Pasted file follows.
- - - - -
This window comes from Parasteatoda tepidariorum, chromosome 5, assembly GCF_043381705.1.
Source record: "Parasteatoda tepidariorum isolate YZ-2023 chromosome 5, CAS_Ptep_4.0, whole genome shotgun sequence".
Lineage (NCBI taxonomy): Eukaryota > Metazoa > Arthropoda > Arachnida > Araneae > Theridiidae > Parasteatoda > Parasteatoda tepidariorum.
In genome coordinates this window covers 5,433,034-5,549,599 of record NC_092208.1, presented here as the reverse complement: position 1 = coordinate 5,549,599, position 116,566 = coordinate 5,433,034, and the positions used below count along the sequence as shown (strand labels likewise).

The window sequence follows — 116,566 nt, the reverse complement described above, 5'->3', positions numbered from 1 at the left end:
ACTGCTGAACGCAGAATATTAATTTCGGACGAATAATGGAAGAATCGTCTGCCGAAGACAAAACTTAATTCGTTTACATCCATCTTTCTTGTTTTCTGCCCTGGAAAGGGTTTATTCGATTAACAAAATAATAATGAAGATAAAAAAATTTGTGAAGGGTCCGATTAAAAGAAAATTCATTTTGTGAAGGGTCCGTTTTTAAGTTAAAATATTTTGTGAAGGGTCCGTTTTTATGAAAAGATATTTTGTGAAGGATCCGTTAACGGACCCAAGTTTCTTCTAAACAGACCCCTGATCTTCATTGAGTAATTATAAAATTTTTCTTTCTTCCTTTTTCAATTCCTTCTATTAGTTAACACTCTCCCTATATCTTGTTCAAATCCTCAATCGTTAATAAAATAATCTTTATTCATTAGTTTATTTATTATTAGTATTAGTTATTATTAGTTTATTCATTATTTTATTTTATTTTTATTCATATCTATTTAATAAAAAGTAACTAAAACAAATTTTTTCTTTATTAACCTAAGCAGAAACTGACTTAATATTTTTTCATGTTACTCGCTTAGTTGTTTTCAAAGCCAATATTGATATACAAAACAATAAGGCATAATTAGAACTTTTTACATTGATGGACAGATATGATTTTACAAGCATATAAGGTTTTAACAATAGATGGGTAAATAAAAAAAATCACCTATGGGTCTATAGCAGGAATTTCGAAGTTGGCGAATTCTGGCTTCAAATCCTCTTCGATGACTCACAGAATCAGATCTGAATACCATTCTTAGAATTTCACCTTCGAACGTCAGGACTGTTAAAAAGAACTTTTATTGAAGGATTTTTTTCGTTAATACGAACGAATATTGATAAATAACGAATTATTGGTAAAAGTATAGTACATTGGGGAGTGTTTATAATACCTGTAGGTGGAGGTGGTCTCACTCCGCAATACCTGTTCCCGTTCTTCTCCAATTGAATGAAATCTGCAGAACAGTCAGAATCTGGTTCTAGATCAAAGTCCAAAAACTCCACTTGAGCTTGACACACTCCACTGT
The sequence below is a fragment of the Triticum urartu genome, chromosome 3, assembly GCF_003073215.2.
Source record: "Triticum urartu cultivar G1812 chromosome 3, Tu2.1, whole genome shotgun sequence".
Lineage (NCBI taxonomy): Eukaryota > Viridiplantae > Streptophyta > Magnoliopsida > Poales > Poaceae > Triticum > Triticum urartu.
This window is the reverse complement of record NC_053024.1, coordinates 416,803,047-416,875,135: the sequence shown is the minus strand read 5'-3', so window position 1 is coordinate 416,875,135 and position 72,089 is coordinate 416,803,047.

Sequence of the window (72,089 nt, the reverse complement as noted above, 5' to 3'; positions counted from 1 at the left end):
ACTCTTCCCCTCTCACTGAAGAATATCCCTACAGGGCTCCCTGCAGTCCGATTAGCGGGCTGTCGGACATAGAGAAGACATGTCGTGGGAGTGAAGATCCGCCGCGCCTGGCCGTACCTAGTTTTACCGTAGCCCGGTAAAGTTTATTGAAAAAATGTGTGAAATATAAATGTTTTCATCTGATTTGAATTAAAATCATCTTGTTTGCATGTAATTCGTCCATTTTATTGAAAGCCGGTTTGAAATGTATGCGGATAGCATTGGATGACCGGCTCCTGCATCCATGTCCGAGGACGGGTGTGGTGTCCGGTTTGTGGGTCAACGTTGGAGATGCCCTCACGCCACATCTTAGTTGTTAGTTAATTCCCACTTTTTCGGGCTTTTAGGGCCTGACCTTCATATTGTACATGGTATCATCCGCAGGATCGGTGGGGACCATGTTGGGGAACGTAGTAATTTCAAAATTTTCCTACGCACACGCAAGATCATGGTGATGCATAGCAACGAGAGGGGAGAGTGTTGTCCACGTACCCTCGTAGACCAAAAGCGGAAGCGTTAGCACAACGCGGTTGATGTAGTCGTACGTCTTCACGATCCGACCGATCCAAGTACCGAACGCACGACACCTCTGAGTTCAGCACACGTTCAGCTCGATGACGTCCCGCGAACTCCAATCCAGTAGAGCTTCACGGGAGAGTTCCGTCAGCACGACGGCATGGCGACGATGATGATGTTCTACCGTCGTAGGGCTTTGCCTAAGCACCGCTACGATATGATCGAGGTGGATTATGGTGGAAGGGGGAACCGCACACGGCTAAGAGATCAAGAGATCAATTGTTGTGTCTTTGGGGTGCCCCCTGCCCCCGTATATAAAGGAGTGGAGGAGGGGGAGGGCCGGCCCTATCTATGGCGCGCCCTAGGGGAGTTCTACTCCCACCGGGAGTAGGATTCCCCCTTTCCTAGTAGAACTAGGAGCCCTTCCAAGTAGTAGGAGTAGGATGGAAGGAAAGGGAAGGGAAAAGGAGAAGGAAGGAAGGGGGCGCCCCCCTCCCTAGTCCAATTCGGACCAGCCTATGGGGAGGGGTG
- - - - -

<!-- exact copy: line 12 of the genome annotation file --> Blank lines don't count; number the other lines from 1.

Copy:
ACTCTTCCCCTCTCACTGAAGAATATCCCTACAGGGCTCCCTGCAGTCCGATTAGCGGGCTGTCGGACATAGAGAAGACATGTCGTGGGAGTGAAGATCCGCCGCGCCTGGCCGTACCTAGTTTTACCGTAGCCCGGTAAAGTTTATTGAAAAAATGTGTGAAATATAAATGTTTTCATCTGATTTGAATTAAAATCATCTTGTTTGCATGTAATTCGTCCATTTTATTGAAAGCCGGTTTGAAATGTATGCGGATAGCATTGGATGACCGGCTCCTGCATCCATGTCCGAGGACGGGTGTGGTGTCCGGTTTGTGGGTCAACGTTGGAGATGCCCTCACGCCACATCTTAGTTGTTAGTTAATTCCCACTTTTTCGGGCTTTTAGGGCCTGACCTTCATATTGTACATGGTATCATCCGCAGGATCGGTGGGGACCATGTTGGGGAACGTAGTAATTTCAAAATTTTCCTACGCACACGCAAGATCATGGTGATGCATAGCAACGAGAGGGGAGAGTGTTGTCCACGTACCCTCGTAGACCAAAAGCGGAAGCGTTAGCACAACGCGGTTGATGTAGTCGTACGTCTTCACGATCCGACCGATCCAAGTACCGAACGCACGACACCTCTGAGTTCAGCACACGTTCAGCTCGATGACGTCCCGCGAACTCCAATCCAGTAGAGCTTCACGGGAGAGTTCCGTCAGCACGACGGCATGGCGACGATGATGATGTTCTACCGTCGTAGGGCTTTGCCTAAGCACCGCTACGATATGATCGAGGTGGATTATGGTGGAAGGGGGAACCGCACACGGCTAAGAGATCAAGAGATCAATTGTTGTGTCTTTGGGGTGCCCCCTGCCCCCGTATATAAAGGAGTGGAGGAGGGGGAGGGCCGGCCCTATCTATGGCGCGCCCTAGGGGAGTTCTACTCCCACCGGGAGTAGGATTCCCCCTTTCCTAGTAGAACTAGGAGCCCTTCCAAGTAGTAGGAGTAGGATGGAAGGAAAGGGAAGGGAAAAGGAGAAGGAAGGAAGGGGGCGCCCCCCTCCCTAGTCCAATTCGGACCAGCCTATGGGGAGGGGTG